A new hepatitis C virus (HCV) NS5A inhibitor being developed by Enanta – EDP-239 – was well-tolerated and demonstrated promising antiviral activity against genotype 1 HCV in a single-dose monotherapy study presented at the 55th Interscience Conference on Antimicrobial Agents and Chemotherapy (ICAAC) last week in San Diego, USA. Other researchers reported that HCV co-infection and progressive liver disease contribute to mortality among people with HIV, offering further evidence in support of prompt hepatitis C treatment.
ICAAC was once one of the major annual venues for the presentation of HIV and AIDS treatment research, and in some years it has also included substantial viral hepatitis content, but this year there were few reports on new hepatitis C treatments. This year's conference, jointly organised by the American Society for Microbiology and the International Society of Chemotherapy, was the last under the ICAAC name; next year it will be incorporated into the new ASM Microbe 2016 meeting.
Susanna Naggie of Duke University presented an update on therapies for hepatitis C (during the HIV antiretroviral therapy session) and overviews of treatment of hepatitis C in people with HIV and HCV co-infection.
Historically, people with HIV and HCV co-infection did not respond as well to interferon-based therapy and were considered 'difficult to treat' for hepatitis C. But this is no longer the case with new direct-acting HCV antiviral agents that can be used in interferon-free regimens. Current guidelines recommend that people with both viruses should take the same hepatitis C treatment regimens and for the same duration as HIV-negative people with hepatitis C, except for taking into account potential drug-drug interactions with antiretrovirals.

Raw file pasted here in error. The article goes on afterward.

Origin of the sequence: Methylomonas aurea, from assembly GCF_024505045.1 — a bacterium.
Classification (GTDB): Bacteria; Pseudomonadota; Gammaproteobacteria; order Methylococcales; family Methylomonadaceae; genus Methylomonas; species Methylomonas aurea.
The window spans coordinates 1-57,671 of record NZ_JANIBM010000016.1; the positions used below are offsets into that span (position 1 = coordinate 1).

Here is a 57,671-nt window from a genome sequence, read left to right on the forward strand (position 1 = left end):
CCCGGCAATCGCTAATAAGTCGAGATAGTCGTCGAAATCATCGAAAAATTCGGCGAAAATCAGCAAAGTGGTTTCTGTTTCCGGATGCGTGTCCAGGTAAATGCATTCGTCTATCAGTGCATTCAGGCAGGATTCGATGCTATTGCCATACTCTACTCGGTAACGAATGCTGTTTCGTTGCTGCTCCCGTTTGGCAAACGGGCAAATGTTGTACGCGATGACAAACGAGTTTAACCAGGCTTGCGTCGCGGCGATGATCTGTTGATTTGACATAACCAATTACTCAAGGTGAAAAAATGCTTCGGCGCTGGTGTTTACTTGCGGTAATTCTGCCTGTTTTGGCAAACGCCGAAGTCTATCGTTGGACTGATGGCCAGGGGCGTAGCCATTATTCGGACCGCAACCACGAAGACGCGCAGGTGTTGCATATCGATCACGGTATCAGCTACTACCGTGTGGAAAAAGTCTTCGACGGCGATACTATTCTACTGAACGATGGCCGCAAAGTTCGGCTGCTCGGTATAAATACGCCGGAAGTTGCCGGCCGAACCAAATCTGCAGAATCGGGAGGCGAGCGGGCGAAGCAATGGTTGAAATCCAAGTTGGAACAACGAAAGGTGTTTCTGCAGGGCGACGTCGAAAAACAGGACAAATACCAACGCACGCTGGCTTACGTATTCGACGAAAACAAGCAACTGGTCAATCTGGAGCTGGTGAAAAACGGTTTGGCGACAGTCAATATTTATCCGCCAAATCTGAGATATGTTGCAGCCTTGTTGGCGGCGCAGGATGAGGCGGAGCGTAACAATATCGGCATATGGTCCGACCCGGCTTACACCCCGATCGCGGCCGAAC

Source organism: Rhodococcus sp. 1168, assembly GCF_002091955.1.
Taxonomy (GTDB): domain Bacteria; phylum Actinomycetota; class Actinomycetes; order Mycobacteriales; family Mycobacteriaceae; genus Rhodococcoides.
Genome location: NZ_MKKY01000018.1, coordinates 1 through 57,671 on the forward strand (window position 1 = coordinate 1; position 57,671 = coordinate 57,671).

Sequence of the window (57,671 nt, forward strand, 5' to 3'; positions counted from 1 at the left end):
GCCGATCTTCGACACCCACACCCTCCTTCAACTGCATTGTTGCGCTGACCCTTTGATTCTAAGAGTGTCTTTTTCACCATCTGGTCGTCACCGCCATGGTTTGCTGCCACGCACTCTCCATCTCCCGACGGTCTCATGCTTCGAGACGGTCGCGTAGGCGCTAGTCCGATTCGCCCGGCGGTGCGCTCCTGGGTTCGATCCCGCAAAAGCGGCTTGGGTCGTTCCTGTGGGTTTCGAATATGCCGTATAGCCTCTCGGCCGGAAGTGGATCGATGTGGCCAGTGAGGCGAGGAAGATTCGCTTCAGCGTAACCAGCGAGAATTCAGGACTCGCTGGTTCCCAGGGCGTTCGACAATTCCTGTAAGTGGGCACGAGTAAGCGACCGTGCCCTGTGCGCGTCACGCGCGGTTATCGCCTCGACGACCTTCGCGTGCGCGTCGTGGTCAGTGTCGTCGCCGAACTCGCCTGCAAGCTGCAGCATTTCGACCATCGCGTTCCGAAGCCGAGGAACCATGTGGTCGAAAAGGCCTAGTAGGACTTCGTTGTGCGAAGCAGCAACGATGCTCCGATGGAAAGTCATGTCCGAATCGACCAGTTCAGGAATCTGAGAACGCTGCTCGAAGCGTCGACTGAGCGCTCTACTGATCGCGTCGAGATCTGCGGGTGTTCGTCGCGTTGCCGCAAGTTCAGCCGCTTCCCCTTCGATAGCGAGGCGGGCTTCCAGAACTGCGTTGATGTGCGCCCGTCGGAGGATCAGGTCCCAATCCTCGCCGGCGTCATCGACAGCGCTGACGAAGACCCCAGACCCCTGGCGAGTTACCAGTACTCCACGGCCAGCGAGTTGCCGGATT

Highly effective and well-tolerated interferon-free therapies are now available, including Gilead Sciences' sofosbuvir (Sovaldi) and sofosbuvir/ledipasvir (Harvoni), AbbVie's paritaprevir/ritonavir/ombitasvir and dasabuvir (Viekirax and Exviera), and Bristol-Myers Squibb's daclatasvir (Daklinza). But there is still room for improvement – especially for HCV genotypes other than 1 and 2 – and more competition could lower the high cost of treatment.
K Tack from Enanta presented results from a randomised, double-blind, placebo-controlled clinical trial to evaluate the safety and efficacy of EDP-239. This investigational HCV NS5A inhibitor is being developed solely by Enanta after Novartis withdrew from a collaboration. (Enanta was also a partner in the development of paritaprevir.)
The study included 28 people with previously untreated chronic hepatitis C, without liver cirrhosis, with equal numbers of people having genotype 1a and 1b. Participants were allocated to receive EDP-239 at single oral doses of 10, 30, 100, or 200mg, or else placebo.